23. Description and Functions of the Major Parts of the Brain Parts of the Brain Description 1. Cerebrum (description continuation) • Both hemisphere are divided into lobes: • Frontal Lobe. • Occipital Lobe. • Parietal Lobe. • Temporal lobe. • Insula Lobe. • The cerebral cortex is covered by the gray matter.

    24. Cerebrum

    25. Description and Functions of the Major Parts of the Brain Parts of the Brain Function 2. Diencephalon • Is the part of the forebrain that contains such important structures as the thalamus, hypothalamus and the posterior portion of the pituitary gland

    26. Description and Functions of the Major Parts of the Brain Parts of the Brain Description 2. Diencephalon • Is a region that encircles the third ventricle • The hypothalamus forms the floor of the third ventricle. • Maintains homeostasis by regulating hunger, sleep, thirst, body temperature and water balance.

    27. Description and Functions of the Major Parts of the Brain Parts of the Brain Description 2. Diencephalon (description continuation) • The hypothalamus is the link between the nervous and endocrine system. • The thalamus consists of two masses of gray matter located in the sides and roof of the third ventricle.

    28. Description and Functions of the Major Parts of the Brain Parts of the Brain Description 2. Diencephalon (description continuation) • Is on the receiving end for all sensory input with the exception of smell. • The pineal gland is also located in the diencephalon and secretes the hormone melatonin and regulates our body’s daily rhythms.

    29. Diencephalon

    30. Description and Functions of the Major Parts of the Brain Parts of the Brain Function 3. Cerebellum • Receives sensory input from the eyes, ears, joints, and muscles about the present position of body parts. • Also receives motor inputs from the cerebral cortex about where these parts should be located.

    31. Description and Functions of the Major Parts of the Brain Parts of the Brain Function 3. Cerebellum (function continuation) • After integrating this information, the cerebellum sends motor impulses by way of the brain stem to the skeletal muscles. • This way the cerebellum maintains posture and balance.

    32. Description and Functions of the Major Parts of the Brain Parts of the Brain Function 3. Cerebellum (function continuation) • Also ensures that all of the muscles work together to produce smooth, coordinated voluntary movements. • In addition assists the learning of new motor skills like playing the piano.

    33. Description and Functions of the Major Parts of the Brain Parts of the Brain Description 3. Cerebellum • It is separated from the brain stem by the fourth ventricle. • Has two hemispheres, which are joined by a narrow median portion. • Each portion is primarily composed of white matter, which in longitudinal section has a treelike pattern.

    34. Description and Functions of the Major Parts of the Brain Parts of the Brain Description 3. Cerebellum (description continuation) • Overlying the white matter is a thin layer of gray matter that forms a series of complex folds.

    35. Cerebellum

    36. Description and Functions of the Major Parts of the Brain Parts of the Brain Function 4. Brain Stem • The brainstem plays a role in conduction. That is, all information relayed from the body to the cerebrum and cerebellum and vice versa, must traverse the brain stem.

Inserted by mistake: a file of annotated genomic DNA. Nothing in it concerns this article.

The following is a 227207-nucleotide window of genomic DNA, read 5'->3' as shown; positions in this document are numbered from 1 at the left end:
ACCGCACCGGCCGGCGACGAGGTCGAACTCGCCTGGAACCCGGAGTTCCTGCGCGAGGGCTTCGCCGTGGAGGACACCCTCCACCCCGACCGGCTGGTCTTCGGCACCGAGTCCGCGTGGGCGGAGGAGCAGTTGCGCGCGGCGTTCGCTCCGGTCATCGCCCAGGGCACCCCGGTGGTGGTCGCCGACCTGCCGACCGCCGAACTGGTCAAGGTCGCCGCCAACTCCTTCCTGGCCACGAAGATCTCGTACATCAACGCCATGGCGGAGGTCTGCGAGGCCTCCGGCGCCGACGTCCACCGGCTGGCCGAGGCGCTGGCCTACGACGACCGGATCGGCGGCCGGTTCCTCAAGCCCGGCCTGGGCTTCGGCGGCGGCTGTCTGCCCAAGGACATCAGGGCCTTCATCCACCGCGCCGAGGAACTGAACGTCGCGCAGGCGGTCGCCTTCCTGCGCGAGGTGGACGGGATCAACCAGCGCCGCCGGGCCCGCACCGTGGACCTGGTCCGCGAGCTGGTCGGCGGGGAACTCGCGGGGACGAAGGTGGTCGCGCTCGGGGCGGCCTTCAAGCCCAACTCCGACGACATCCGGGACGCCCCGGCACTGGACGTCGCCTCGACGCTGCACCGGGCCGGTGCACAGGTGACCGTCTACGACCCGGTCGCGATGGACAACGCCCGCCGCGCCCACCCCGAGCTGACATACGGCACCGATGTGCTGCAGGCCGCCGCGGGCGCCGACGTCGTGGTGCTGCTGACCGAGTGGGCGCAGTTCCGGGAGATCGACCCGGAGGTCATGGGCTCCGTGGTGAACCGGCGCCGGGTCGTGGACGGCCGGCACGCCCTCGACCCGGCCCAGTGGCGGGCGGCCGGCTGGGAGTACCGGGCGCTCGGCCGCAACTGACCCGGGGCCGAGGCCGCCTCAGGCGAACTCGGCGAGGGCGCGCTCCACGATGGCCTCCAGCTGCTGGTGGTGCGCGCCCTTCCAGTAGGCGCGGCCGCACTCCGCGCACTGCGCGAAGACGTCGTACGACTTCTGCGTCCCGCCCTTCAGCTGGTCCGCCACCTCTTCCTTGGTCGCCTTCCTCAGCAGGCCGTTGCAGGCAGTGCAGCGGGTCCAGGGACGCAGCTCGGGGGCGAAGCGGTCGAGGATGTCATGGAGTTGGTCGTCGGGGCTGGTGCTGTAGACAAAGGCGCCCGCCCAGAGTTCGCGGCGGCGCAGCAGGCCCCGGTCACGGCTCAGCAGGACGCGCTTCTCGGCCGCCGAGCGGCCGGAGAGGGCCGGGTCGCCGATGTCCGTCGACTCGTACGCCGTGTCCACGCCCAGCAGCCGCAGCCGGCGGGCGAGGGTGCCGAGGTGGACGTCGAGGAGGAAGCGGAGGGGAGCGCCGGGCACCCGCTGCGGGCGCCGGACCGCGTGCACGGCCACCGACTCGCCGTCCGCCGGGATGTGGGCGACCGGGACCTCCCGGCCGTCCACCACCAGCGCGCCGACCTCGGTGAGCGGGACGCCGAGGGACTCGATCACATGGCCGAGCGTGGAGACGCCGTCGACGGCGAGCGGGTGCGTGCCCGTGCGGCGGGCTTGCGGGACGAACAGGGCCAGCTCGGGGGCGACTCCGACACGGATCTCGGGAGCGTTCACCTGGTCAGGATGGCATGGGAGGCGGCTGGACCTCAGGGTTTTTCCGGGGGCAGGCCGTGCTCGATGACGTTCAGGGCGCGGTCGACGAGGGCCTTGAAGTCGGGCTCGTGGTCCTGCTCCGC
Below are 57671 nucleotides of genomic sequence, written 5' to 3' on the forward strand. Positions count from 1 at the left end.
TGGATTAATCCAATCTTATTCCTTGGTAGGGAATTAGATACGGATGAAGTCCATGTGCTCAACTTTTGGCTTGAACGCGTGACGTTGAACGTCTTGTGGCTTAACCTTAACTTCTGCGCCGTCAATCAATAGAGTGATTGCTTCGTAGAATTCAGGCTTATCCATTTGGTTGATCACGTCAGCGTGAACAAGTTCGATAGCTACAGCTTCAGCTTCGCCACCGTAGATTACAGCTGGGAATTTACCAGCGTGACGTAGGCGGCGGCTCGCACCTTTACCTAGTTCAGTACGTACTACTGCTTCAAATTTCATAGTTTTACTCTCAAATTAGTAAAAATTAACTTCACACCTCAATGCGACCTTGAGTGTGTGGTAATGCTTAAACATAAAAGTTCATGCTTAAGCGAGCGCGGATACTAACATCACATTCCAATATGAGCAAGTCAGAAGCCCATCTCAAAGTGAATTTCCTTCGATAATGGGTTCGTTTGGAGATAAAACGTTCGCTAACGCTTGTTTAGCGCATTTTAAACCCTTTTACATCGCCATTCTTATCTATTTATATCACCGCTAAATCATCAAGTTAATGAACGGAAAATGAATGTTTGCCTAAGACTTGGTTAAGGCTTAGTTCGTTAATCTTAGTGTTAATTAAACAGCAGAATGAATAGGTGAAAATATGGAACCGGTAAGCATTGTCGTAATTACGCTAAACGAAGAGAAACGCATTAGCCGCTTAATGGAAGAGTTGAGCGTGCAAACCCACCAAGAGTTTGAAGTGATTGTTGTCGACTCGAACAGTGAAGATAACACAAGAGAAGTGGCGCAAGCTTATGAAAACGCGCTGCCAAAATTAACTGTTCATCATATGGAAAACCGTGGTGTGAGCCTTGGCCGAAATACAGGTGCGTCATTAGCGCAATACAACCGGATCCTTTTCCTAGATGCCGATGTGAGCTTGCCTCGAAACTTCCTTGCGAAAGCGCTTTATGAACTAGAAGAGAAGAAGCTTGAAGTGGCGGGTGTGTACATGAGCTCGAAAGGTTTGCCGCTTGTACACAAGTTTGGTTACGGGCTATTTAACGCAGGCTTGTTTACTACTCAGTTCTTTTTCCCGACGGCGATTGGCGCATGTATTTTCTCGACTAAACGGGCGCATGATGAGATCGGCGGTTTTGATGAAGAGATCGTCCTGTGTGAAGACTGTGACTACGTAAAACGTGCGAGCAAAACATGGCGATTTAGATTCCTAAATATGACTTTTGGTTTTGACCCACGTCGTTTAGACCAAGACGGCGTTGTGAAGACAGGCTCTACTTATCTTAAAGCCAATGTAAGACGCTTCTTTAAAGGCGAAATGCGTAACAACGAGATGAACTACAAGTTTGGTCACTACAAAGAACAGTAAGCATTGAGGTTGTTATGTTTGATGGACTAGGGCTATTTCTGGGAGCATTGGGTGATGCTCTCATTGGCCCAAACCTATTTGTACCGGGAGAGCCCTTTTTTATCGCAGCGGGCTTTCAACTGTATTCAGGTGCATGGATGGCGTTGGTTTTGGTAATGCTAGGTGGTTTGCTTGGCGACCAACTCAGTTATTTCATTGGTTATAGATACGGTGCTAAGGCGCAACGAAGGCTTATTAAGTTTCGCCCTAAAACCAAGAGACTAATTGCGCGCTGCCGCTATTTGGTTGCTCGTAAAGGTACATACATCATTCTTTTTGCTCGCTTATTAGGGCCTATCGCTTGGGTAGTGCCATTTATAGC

37. Description and Functions of the Major Parts of the Brain Parts of the Brain Description 4. Brain Stem • Contains: • Midbrain • Pons • Medulla Oblongata • Reticular Formation • Midbrain acts as a relay station for tracts passing between the cerebrum and the spinal cord or cerebellum.

    38. Description and Functions of the Major Parts of the Brain Parts of the Brain Description 4. Brain Stem (description continuation) • Pons contains bundles of axons traveling between the cerebellum and the rest of the CNS. • Medulla Oblongata contains a number of reflex centers for regulating heartbeat, breathing and vasoconstriction.

    39. Description and Functions of the Major Parts of the Brain Parts of the Brain Description 4. Brain Stem (description continuation) • Reticular Formation assists the cerebellum in maintaining muscle tone. Also assists the pons and medulla in regulating respiration, heart rate and blood pressure.

    40. Brain Stem

    41. Description and Functions of the Major Parts of the Lobes of the Cerebral Cortex Parts of the Cerebral Cortex Lobes description 1. Frontal Lobe 2. Parietal Lobe 3. Occipital Lobe 1. Lies under the frontal bone. 2. Posterior to the Frontal Lobe. 3. Is deep to the occipital bone.

    42. Description and Functions of the Major Parts of the Lobes of the Cerebral Cortex Parts of the Cerebral Cortex Lobes description 4. Temporal Lobe 5. Insula 4. Is the lateral portion of the cerebral hemisphere. 5. Very small lobe, directly deep to the lateral sulcus

    43. Description and Functions of the Major Parts of the Lobes of the Cerebral Cortex Parts of the Cerebral Cortex Lobes Functions 1. Frontal Lobe • Control the functioning of sequencing events, which is the ability to plan a series of movements needed to perform a multi-step task. • Spontaneity of facial expression and of interaction with others.

    44. Frontal Lobe

    45. Description and Functions of the Major Parts of the Lobes of the Cerebral Cortex Parts of the Cerebral Cortex Lobes Functions 2. Parietal Lobe • Can be divided into two functional regions. • sensation and perception • integrating sensory input, primarily with the visual system.

    46. Parietal Lobe

    47. Description and Functions of the Major Parts of the Lobes of the Cerebral Cortex Parts of the Cerebral Cortex Lobes Functions 3. Occipital Lobe • The primary function of the occipital lobe is controlling vision and visual processing.

    48. Occipital Lobe

    49. Description and Functions of the Major Parts of the Lobes of the Cerebral Cortex Parts of the Cerebral Cortex Lobes Functions 4. Temporal Lobe • Plays an important role in organizing sensory input, auditory perception, language and speech production, as well as memory association and formation.

    50. Temporal Lobe